A new year presents an opportunity for new beginnings. The tradition of new year’s resolutions typically revolves around breaking existing bad habits and cultivating good ones.
In the spirit of Data Privacy Week, we consider some privacy resolutions you can consider in your workplace and in your personal life.
Bad habit to break: perpetuating the notion that “data protection is a blocker”
You may have colleagues that view data protection in this way. The chances are they see it as such because they have had an encounter where they have had to make changes to their work to improve the privacy controls. Sometimes, this is down to a lack of planning ahead.
Some of the key aspects of using people’s information in line with data protection legislation is that an organisation decides exactly what data they want, the reason(s) and the defined basis. They must then communicate this, along with other required privacy information, to the individuals it affects. Where privacy risks are not addressed early on in a project, or the data protection team is only involved shortly before launch, any delays are usually linked to them.
Ensure you get all relevant people involved and at the correct stages of project delivery to address privacy issues as early as possible.
Positive change: engage your data subjects
When carrying out a data protection impact assessment (DPIA), many organisations only work together with internal stakeholders and contracted third parties. They often do not seek the views and opinions of those that the processing directly affects, but they should. Not only can doing so strengthen your DPIA and foster trust, but their input could enrich the service or product.
Your organisation’s privacy information (for example, your privacy notice or extra material in a consent form) must be easily accessible for individuals and easy for them to understand. Doing so will comply with your transparency obligations and aligns with individuals’ right to stay informed. If you don’t already, involve your data subjects in user testing to get feedback on its effectiveness.
Bad habit to break: poor password hygiene
It’s nigh on impossible to remember a unique password for every account you hold. This often leads to many people using the same password (e.g., Password123) or a password with one character difference (e.g., Password123!). If a hacker (or someone you know) gains access to one account, they will often try the same credentials to gain access to your other accounts. This is known as credential stuffing. See our previous blog for best practice on password management.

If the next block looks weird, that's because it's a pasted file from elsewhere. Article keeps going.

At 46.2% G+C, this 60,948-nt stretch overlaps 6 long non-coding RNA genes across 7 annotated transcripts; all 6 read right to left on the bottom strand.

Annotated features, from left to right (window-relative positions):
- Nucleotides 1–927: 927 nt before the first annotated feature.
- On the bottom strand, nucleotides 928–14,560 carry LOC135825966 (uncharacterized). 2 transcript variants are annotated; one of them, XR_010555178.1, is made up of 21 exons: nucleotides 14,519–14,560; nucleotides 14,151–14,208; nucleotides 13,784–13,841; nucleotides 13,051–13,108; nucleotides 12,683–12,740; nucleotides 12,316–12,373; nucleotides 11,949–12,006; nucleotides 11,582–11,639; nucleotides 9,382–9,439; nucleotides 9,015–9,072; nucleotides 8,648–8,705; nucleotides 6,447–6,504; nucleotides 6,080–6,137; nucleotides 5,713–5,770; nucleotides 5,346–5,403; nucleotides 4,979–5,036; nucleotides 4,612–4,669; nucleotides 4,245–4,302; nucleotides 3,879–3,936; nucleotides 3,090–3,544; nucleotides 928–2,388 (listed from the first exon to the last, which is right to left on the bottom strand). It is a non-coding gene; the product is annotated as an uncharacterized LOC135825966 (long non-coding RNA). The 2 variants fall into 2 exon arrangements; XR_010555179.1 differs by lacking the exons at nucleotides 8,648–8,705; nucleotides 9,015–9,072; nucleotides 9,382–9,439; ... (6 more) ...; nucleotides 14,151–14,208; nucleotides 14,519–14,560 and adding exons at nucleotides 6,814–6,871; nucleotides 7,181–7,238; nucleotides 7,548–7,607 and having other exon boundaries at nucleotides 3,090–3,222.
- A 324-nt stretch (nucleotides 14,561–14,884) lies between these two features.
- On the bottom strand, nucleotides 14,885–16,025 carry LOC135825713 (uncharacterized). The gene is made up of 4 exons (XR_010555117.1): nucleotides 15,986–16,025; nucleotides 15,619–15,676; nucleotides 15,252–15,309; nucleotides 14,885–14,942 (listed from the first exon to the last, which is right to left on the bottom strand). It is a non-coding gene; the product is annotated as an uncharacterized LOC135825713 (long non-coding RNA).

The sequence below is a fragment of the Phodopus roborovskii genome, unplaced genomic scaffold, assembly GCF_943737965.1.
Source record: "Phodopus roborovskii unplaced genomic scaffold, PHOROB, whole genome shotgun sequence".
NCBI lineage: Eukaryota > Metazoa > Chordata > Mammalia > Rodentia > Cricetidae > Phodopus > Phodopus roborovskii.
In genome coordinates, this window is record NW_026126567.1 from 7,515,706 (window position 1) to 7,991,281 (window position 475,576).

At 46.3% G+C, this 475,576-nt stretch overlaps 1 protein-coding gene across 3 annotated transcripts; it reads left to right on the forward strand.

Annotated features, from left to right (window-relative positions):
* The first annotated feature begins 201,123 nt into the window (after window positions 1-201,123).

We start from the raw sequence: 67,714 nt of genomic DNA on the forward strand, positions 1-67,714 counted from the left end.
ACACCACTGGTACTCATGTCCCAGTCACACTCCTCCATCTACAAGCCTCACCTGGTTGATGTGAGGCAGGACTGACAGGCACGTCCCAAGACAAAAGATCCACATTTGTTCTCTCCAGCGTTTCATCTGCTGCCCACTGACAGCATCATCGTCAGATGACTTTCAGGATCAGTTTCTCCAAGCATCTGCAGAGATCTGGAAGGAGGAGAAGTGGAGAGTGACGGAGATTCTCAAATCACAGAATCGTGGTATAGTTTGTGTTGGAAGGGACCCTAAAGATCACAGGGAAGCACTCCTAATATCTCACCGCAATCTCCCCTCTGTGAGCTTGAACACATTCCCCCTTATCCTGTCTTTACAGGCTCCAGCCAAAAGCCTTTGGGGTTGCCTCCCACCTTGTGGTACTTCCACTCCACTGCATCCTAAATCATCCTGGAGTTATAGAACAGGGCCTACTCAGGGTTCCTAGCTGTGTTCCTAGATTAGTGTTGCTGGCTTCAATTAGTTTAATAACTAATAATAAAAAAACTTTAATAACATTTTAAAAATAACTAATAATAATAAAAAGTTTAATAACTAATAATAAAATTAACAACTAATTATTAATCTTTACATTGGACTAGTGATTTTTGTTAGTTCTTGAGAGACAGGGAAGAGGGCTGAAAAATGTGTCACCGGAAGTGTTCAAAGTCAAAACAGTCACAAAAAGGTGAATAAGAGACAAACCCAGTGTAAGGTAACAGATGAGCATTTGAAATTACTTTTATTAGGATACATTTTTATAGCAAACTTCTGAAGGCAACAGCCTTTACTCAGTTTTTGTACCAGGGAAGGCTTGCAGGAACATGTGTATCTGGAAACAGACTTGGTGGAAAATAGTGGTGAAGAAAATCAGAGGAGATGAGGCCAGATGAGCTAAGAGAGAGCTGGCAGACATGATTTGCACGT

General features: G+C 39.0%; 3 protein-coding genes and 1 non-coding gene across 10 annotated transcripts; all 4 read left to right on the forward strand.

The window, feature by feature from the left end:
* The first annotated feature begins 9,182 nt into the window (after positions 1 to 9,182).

Positive change: don’t just unsubscribe
Remember when you put those trainers in your basket, signed up to the company’s newsletter for 10% off, and then changed your mind and closed your browser? That shoe shop sending its daily reminders and marketing emails still hasn’t got the hint. If the messages (typically texts or emails) you receive are noise to you, you have rights under the UK GDPR and PECR (Privacy Electronic Communications Regulations) to control how organisations communicate with you and can exercise these rights when contacting the company. You should have control over:
- the topic of content – perhaps you are only interested in trainers, but they are contacting you about their children’s range;
- the frequency of communication – you might want to be told about their seasonal sales but not hear from them daily; and
- the continuation of the relationship – you are no longer interested in their products or services and want to them to remove your information from their systems completely.
Setting and achieving resolutions is a great way of ticking off activities and behaviours you intend to do or introduce to serve a higher purpose. Whether you are working towards bridging a known gap in your existing business practices or would like to explore which areas could be improved, our team of experts can support by conducting a comprehensive or focused Accountability Framework Assessment. Accountability is not about ticking boxes or jumping through bureaucratic hoops to reach compliance; it is an opportunity to show your customers, business partners and regulators that you are serious about minimising privacy risks.
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